Mothers are Stupid Bears: A Review of Brave
[Spoiler Alert] Brave features an appealing young heroine, Merida, a teenage princess who rejects marriage for independence. That is all well and good — and it is why I was there. I had heard the buzz — strong heroine, female protagonist, a young girl who seizes control of her own life. But the villain is Merida’s mother, the queen; she bosses Merida around and tries to force her to get married. Merida rebels, finds a witch, asks for a spell that will “change her fate” and ends up turning her mother into a bear. Yes, a bear.
Besides the fact that this plot device derails the movie, the image of mother-as-bear is disturbing. The bear has the dumpy figure of a middle aged woman (big hips etc) and is foolish rather than scary; she cannot speak and does not know what to do. Thus Merida has to show her mother/bear how to take care of herself; she leads her through the forest and becomes the one in charge.
Although ultimately the mother/bear pulls it together and fights off an enemy bear; mother and daughter heal their rift and the mother/bear turns back into just a mother — the final kiss in the movie is between mother and daughter (I did like this) — the message of the movie is that mothers are stupid, dangerous, and controlling and need to learn their lesson. Merida appears to triumph, but her options are severely limited. She cannot grow older or she will become a middle aged woman and look how dumb they are. In addition, mothers are stupid, so she can’t be one of those either. Clearly, Pixar thinks that the only choice for a young girl heroine is to stay a young girl heroine. Granted, the father in the movie is a buffoon as well. So, maybe the movie is telling us that there are no grownups. The only person to be is a young rebel. So Merida is James Dean? But she isn’t. She is a heroine lost in a movie that gets confused when it is not heading toward a wedding.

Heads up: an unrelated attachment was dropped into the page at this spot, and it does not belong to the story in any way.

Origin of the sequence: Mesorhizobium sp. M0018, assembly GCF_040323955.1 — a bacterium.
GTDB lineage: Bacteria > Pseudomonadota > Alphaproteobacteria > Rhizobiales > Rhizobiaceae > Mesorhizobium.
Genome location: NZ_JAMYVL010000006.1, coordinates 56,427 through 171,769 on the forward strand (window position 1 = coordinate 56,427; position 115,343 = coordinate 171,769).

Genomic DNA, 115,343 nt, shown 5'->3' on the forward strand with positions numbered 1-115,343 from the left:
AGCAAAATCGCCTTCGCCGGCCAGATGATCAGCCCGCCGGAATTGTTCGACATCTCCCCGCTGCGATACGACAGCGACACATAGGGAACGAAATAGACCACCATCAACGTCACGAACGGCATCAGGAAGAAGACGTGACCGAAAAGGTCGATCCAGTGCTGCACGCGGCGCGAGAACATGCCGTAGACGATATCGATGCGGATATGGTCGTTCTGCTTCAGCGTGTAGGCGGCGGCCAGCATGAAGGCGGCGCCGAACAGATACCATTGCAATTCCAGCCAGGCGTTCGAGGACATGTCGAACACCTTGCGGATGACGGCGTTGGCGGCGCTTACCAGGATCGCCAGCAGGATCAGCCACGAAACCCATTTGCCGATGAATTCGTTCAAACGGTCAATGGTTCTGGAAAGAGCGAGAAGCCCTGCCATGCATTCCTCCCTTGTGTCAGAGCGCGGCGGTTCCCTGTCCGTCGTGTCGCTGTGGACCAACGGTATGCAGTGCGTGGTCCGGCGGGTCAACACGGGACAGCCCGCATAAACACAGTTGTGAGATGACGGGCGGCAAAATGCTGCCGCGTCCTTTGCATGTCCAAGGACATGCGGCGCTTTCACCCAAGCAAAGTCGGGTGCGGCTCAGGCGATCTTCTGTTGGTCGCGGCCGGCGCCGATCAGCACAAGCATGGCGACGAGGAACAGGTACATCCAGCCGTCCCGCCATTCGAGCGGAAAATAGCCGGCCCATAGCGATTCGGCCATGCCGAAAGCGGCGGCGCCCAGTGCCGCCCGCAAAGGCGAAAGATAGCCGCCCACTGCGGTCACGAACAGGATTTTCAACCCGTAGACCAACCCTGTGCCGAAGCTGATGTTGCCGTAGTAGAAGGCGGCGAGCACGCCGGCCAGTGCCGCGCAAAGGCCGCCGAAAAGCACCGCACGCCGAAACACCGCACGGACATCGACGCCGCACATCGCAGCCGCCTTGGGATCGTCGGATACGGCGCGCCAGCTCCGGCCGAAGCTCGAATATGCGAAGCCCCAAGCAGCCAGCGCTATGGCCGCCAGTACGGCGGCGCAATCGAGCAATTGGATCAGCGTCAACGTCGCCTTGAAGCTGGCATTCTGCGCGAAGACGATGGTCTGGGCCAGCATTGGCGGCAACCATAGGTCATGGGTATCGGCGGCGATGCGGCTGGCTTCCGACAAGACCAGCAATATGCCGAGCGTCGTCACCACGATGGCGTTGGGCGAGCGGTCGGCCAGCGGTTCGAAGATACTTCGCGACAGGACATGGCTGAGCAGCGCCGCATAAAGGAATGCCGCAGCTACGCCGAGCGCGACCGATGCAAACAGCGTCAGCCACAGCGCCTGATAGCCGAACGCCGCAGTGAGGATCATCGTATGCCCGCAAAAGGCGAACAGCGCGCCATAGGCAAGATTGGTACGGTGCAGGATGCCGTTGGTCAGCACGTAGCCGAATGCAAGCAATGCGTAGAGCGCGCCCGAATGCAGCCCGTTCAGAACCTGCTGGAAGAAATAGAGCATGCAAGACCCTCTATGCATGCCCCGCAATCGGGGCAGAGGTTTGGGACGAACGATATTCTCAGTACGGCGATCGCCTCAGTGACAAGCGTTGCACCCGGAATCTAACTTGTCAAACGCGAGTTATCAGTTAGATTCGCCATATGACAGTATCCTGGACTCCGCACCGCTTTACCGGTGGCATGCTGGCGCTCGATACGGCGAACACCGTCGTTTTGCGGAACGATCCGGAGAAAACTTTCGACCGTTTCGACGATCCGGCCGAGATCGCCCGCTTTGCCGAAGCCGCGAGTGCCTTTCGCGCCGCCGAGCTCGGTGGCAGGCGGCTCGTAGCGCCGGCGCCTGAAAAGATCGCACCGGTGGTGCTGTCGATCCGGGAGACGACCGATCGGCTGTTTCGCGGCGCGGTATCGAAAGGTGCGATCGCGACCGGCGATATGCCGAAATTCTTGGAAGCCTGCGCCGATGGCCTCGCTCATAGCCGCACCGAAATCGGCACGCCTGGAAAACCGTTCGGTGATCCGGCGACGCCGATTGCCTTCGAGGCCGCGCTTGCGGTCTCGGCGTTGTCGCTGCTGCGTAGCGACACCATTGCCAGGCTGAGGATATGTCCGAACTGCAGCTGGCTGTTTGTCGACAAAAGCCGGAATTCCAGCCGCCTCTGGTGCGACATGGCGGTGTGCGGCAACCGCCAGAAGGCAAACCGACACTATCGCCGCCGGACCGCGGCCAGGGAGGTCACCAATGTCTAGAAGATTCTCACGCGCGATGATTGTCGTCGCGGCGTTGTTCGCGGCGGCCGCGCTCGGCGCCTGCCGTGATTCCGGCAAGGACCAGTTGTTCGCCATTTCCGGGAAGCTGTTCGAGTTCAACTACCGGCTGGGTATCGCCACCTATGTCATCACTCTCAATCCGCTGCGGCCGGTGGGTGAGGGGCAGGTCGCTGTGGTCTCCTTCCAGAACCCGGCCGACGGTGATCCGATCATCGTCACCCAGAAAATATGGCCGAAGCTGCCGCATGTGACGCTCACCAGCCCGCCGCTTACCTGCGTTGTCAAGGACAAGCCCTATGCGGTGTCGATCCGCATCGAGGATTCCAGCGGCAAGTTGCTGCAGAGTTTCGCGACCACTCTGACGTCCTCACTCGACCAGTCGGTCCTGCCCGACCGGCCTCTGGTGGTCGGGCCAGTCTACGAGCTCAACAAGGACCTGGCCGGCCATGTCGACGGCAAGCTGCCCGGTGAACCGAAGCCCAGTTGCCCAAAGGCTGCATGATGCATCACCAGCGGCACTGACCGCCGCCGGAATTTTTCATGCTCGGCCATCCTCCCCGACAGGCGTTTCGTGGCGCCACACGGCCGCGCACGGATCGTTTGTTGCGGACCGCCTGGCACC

And maybe this is the biggest problem of all. Without the marriage plot, Brave falls into chaos; the writers can’t seem to dream up another story for a heroine. Nemo’s father can search for his son. Buzz Lightyear and Woody can fight off the villain toy-killer. A rat chef can save a restaurant. But Brave gets muddled when Merida says she won’t get married. There is a strange confused subplot where Merida and her mother save the kingdom, but only sort of and this storyline seems like a last minute addition. Merida’s only goal is to reject a wedding — and so the movie ends with her back in the castle as a daughter again. A happy daughter, but a daughter all the same.
I wonder what would have happened if Pixar had not fired Brenda Chapman, the original director. But maybe it is a cultural problem: what can heroines do besides get married?